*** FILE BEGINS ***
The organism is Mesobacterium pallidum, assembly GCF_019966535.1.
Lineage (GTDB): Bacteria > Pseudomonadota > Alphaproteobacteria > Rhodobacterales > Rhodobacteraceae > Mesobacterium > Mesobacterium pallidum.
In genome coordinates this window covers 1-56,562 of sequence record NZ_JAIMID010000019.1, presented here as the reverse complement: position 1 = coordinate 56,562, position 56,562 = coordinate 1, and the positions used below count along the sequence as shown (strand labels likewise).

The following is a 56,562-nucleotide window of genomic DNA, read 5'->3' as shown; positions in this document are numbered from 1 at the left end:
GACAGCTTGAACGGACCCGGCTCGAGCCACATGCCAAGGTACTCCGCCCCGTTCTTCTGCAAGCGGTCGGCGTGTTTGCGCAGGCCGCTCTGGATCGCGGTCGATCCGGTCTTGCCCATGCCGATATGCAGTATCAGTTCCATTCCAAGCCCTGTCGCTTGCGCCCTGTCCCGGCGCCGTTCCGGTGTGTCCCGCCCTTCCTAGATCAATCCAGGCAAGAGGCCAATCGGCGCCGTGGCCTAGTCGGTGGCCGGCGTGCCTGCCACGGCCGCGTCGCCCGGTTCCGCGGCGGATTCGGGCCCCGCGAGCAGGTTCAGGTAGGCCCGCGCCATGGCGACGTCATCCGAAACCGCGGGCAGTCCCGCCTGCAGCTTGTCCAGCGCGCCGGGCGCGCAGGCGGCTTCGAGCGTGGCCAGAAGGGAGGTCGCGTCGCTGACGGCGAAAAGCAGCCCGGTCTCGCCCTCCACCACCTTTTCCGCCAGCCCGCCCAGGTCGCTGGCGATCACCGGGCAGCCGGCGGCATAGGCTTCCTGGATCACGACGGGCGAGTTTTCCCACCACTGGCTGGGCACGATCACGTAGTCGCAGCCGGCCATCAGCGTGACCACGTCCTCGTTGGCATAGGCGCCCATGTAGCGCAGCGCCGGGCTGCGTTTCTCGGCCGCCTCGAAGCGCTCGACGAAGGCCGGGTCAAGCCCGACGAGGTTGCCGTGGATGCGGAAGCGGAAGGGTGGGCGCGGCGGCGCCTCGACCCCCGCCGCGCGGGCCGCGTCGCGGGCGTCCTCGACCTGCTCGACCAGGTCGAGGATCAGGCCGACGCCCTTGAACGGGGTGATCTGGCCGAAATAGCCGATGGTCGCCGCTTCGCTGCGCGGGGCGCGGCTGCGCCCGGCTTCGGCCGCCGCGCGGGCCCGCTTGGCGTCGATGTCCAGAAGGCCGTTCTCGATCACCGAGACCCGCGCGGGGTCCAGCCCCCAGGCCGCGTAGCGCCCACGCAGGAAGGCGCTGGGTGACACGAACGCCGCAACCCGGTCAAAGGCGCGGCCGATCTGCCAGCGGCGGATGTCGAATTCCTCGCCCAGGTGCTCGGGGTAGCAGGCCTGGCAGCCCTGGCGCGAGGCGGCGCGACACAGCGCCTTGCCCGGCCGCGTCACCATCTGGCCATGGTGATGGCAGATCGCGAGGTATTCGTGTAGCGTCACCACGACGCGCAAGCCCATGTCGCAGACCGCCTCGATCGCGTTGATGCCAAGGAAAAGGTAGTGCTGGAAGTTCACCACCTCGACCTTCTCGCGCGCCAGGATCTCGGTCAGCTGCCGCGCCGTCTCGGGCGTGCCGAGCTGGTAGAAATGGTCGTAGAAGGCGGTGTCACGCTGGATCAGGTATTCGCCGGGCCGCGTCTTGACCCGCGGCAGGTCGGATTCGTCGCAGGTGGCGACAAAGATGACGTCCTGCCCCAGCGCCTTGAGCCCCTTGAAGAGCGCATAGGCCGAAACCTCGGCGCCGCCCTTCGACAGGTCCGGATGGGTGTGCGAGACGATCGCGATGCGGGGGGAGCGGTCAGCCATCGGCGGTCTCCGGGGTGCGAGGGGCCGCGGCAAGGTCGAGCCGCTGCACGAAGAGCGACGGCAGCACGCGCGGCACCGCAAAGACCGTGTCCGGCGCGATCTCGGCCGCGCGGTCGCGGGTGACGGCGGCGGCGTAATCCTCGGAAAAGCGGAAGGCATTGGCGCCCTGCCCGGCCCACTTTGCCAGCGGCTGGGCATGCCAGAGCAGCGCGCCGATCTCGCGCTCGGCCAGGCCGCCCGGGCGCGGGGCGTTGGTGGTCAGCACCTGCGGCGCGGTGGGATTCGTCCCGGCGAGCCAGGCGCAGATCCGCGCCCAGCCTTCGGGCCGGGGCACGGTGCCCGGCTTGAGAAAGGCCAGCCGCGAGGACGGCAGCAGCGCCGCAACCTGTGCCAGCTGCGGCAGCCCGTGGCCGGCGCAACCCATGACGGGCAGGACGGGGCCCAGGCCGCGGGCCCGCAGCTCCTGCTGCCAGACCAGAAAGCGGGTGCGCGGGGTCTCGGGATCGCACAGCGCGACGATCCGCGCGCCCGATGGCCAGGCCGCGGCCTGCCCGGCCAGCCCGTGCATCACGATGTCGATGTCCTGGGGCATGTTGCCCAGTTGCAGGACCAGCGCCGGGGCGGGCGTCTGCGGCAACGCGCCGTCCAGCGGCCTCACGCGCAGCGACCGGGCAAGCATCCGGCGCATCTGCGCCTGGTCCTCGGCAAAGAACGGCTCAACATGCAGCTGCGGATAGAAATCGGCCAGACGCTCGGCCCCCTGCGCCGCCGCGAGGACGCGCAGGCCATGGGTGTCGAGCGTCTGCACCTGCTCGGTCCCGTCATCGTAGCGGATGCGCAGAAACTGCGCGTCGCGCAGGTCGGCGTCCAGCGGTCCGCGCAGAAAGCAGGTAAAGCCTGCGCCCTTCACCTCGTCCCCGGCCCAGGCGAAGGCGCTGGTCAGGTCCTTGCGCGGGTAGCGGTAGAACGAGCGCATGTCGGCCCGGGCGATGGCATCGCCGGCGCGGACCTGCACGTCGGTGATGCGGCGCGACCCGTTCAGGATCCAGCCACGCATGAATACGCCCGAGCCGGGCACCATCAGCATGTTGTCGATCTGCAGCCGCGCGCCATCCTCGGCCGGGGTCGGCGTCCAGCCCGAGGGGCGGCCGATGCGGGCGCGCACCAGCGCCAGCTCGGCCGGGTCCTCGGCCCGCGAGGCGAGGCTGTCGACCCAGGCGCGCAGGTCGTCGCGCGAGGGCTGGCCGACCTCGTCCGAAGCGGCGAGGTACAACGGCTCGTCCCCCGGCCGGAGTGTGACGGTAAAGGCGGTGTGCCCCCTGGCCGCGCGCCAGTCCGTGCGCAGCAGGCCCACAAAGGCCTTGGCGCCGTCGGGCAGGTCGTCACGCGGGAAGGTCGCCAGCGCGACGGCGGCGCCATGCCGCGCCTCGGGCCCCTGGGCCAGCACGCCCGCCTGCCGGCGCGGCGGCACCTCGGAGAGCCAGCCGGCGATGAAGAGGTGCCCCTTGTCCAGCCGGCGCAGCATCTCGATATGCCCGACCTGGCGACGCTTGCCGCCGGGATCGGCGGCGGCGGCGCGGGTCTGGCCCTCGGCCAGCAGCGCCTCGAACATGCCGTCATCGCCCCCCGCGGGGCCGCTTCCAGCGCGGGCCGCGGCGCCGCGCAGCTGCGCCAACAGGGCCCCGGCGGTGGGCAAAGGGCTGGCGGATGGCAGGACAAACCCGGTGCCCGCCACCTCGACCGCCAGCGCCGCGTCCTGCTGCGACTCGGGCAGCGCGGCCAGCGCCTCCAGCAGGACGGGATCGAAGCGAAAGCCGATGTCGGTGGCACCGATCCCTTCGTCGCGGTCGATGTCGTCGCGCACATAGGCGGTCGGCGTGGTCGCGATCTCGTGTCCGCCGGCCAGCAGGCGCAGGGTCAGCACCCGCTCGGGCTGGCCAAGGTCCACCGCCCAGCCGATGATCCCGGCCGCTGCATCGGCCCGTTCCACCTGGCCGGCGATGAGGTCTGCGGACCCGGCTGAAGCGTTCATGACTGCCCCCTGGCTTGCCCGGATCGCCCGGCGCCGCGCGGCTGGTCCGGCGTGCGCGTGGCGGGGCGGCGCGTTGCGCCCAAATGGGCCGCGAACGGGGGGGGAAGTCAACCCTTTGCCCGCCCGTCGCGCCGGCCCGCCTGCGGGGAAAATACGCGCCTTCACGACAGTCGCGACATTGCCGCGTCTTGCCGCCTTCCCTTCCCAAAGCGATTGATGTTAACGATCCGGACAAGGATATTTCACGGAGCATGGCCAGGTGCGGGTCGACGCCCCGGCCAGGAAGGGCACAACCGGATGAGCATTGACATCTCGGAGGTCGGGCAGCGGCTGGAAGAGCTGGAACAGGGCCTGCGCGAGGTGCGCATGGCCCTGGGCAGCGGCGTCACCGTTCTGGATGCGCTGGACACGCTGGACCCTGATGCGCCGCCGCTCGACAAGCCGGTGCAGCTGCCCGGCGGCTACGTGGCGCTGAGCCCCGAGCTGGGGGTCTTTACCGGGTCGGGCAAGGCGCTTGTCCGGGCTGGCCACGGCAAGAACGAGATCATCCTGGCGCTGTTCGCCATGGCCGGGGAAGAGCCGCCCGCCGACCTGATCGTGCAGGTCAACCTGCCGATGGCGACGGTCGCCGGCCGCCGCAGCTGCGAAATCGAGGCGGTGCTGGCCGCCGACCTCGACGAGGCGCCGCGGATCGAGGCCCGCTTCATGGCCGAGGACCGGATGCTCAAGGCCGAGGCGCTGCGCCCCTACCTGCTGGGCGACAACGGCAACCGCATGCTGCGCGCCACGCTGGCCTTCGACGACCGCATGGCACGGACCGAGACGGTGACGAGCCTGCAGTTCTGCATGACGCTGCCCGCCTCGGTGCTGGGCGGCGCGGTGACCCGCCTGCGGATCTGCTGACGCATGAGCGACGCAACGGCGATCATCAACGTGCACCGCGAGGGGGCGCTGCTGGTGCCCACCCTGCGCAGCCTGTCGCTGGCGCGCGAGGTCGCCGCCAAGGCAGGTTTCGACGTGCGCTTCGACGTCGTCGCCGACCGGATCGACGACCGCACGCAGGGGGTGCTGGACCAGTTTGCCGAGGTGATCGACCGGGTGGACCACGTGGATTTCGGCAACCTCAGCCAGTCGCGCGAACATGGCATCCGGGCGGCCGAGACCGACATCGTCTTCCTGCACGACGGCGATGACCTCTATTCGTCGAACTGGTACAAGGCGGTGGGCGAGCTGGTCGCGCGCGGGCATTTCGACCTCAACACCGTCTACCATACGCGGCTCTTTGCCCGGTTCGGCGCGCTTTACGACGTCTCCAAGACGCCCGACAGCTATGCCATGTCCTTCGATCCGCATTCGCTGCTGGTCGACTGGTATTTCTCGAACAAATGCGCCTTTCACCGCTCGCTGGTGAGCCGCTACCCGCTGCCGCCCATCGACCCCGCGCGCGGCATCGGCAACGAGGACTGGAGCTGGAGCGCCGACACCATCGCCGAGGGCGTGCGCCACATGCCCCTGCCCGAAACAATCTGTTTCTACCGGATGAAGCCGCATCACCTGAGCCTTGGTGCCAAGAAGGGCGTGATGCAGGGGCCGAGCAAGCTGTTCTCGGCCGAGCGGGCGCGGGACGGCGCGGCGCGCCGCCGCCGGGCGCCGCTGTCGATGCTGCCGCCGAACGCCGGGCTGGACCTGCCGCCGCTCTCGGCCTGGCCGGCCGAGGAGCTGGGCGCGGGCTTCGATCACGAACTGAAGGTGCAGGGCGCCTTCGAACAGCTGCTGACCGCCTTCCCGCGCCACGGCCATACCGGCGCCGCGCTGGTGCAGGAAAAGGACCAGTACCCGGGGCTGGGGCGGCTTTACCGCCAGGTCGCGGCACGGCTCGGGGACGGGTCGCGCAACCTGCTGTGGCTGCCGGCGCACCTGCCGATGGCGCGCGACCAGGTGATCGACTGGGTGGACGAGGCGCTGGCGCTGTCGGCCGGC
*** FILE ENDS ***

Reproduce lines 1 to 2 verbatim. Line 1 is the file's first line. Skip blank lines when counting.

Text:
The organism is Mesobacterium pallidum, assembly GCF_019966535.1.
Lineage (GTDB): Bacteria > Pseudomonadota > Alphaproteobacteria > Rhodobacterales > Rhodobacteraceae > Mesobacterium > Mesobacterium pallidum.